So the proposal is for all public officials to be tested before they are allowed to take office. No ultrasounds. Just the sort of knowledge assessment that prospective black voters had to undergo in 1965. Just the sort of test to see if these officials really understand what rights are and how, in America, we allow change to happen, and what to do lawfully if we don’t like the direction (we don’t terrorize people to make rights painful or impossible to exercise). We will see just how many of them can pass that test.

Answers to above questions:

19. Congress
30. Virginia
39. Congress and the legislatures of both states
41. 10 miles square
66. Vice President (President of the Senate)

Thank You Mask Man

Thank You Mask Man
The release of the new Lone Ranger movie is an opportunity to introduce some readers to Lenny Bruce, very nearly the most significant comic of the modern comedy era.

In the 1950s and early sixties, there was nothing that Bruce wouldn’t talk about—in language that you could hear anywhere except on stage or screen, in attitude that was mercilessly satirical and uncomfortable for a lot of people. Most of all, it was funny. It wasn’t that he didn’t care and was only doing it to be sensational. He did it because he cared painfully about hypocrisy and self-righteousness that ended up hurting people deeply (just like today). He held up a mirror, and if what people saw looked ridiculous and less than complimentary, he was just the observer.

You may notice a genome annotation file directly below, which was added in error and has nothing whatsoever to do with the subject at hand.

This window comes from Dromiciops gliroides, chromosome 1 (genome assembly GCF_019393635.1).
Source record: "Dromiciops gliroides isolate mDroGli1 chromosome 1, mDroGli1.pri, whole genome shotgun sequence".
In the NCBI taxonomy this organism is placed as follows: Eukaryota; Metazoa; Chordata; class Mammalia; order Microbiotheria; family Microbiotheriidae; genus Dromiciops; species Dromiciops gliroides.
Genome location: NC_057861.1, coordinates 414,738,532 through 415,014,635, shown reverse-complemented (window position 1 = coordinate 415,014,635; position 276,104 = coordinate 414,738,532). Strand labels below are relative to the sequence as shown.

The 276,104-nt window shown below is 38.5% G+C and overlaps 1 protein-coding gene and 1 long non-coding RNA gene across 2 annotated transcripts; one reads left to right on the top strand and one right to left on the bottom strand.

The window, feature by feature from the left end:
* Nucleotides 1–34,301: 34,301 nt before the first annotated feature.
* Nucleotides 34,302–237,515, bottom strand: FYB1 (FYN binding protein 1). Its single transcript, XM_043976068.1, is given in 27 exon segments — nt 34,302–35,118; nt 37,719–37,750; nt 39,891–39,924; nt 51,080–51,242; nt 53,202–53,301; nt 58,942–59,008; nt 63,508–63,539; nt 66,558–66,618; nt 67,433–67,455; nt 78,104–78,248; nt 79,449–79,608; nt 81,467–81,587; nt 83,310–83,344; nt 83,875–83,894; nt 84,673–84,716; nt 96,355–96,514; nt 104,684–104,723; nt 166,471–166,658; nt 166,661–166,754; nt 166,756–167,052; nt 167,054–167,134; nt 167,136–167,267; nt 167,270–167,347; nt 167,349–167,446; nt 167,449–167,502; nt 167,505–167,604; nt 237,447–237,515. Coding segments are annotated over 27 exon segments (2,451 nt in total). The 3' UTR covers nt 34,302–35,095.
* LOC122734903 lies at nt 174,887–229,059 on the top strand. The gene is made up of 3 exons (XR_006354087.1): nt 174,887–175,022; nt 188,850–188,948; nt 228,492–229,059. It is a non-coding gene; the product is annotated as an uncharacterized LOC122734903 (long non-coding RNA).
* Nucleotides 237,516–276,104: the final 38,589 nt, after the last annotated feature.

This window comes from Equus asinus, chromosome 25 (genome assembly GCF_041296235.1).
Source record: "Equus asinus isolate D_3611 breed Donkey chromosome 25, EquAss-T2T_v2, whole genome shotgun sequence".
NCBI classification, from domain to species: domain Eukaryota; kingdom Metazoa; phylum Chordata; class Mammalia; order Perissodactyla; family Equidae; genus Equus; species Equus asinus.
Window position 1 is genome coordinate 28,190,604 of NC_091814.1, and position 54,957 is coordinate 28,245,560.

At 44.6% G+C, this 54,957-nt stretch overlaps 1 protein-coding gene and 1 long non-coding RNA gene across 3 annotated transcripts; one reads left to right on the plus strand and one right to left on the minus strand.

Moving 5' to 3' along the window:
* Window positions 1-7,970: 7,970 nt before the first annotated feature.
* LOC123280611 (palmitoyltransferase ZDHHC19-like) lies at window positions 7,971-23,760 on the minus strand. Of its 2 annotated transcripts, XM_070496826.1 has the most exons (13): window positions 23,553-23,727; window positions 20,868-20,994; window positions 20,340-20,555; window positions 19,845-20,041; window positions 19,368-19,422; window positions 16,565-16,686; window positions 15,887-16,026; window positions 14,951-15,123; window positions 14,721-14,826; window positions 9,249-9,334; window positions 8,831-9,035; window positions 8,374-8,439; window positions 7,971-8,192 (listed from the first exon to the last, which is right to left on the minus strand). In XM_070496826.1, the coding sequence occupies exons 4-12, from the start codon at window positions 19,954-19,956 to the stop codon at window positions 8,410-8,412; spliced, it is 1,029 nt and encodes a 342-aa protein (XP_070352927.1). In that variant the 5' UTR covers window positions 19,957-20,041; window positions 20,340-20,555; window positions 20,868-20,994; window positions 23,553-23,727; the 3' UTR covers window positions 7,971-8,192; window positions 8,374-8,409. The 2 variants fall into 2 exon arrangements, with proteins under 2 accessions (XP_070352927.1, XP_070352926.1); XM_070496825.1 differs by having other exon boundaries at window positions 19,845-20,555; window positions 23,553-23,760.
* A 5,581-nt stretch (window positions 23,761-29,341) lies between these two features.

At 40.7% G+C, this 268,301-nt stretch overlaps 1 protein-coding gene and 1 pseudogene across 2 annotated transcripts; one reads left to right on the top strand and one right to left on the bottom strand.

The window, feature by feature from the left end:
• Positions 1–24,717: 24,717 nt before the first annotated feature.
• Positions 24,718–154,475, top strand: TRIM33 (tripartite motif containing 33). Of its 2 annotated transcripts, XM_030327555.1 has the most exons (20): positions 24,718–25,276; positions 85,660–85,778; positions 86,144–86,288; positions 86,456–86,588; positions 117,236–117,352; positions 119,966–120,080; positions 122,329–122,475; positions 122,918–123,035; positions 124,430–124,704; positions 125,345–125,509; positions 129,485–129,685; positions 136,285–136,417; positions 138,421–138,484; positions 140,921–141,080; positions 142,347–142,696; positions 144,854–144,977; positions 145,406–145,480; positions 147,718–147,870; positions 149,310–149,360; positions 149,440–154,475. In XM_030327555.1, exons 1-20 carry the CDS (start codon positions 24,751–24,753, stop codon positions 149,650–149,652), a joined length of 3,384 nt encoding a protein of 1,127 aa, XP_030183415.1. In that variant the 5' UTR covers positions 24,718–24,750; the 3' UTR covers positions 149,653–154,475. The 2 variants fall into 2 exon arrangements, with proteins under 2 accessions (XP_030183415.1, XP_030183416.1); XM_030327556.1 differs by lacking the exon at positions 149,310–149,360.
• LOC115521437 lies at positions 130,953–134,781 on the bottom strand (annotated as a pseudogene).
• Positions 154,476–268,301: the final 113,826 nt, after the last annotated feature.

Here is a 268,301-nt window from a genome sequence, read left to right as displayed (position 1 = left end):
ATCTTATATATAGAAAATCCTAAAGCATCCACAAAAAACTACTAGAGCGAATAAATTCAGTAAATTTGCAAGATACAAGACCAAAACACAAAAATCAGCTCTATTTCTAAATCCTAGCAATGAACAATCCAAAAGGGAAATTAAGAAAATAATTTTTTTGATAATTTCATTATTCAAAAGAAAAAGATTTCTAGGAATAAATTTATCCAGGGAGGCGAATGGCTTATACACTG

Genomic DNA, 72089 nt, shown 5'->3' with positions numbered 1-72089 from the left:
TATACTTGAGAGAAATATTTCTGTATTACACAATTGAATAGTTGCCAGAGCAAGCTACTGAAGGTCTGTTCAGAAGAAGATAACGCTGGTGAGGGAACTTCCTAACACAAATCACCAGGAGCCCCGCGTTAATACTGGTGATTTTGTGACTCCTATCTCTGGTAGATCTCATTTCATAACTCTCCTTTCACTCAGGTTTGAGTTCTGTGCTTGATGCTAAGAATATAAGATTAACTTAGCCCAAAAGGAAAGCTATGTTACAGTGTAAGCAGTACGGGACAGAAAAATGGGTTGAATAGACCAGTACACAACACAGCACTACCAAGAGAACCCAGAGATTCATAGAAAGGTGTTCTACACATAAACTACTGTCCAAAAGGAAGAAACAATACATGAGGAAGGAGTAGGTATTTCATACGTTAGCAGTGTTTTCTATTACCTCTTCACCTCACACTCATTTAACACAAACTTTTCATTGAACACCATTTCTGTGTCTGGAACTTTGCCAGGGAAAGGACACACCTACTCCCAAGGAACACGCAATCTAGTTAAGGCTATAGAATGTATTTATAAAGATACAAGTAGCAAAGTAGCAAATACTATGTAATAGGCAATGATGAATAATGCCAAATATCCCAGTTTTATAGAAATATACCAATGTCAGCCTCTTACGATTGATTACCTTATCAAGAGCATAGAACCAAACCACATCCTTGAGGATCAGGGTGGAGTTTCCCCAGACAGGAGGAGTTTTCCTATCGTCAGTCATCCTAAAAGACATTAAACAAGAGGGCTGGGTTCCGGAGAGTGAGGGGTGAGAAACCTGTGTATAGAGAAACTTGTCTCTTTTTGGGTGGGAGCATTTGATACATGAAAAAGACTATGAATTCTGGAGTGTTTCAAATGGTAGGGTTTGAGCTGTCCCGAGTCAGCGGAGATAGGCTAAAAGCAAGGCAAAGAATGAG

He has been called the Elvis of stand up, and that applies in a few ways. First, he was a groundbreaking talent who did what others had not done before and made it wildly popular. Second, his work was controversial and resulted in reaction. In the case of Bruce, it was not only social or media reaction; it was legal. Elvis was never busted for his hip shaking. Third, each of them had certain personal demons that contributed to a sad and untimely demise.

Lenny Bruce continued the long tradition of telling truth to power in a funny way. In his later years, after numerous busts for obscenity, a certain bitterness colored his attempts at comedy, “attempts” because to be honest much of it wasn’t funny. But at his height, there was a sweet honesty that made his arguments hard to resist.

Thank You Mask Man is a comedy bit about the Lone Ranger. In 1968, it was made into an animated short, with Bruce’s routine as the soundtrack. The premise of the bit is that the Lone Ranger never stops to accept “thank yous” from the people he helps. When he finally does agree to enjoy appreciation, it turns out to be something the townspeople don’t expect. Be aware and warned: Bruce manages to work small-mindedness, homosexuality, and even religion into the goofy mix (i.e., we won’t need the Lone Ranger after the Messiah returns).

Enjoy Lenny Bruce and a Lone Ranger you’ve never seen before.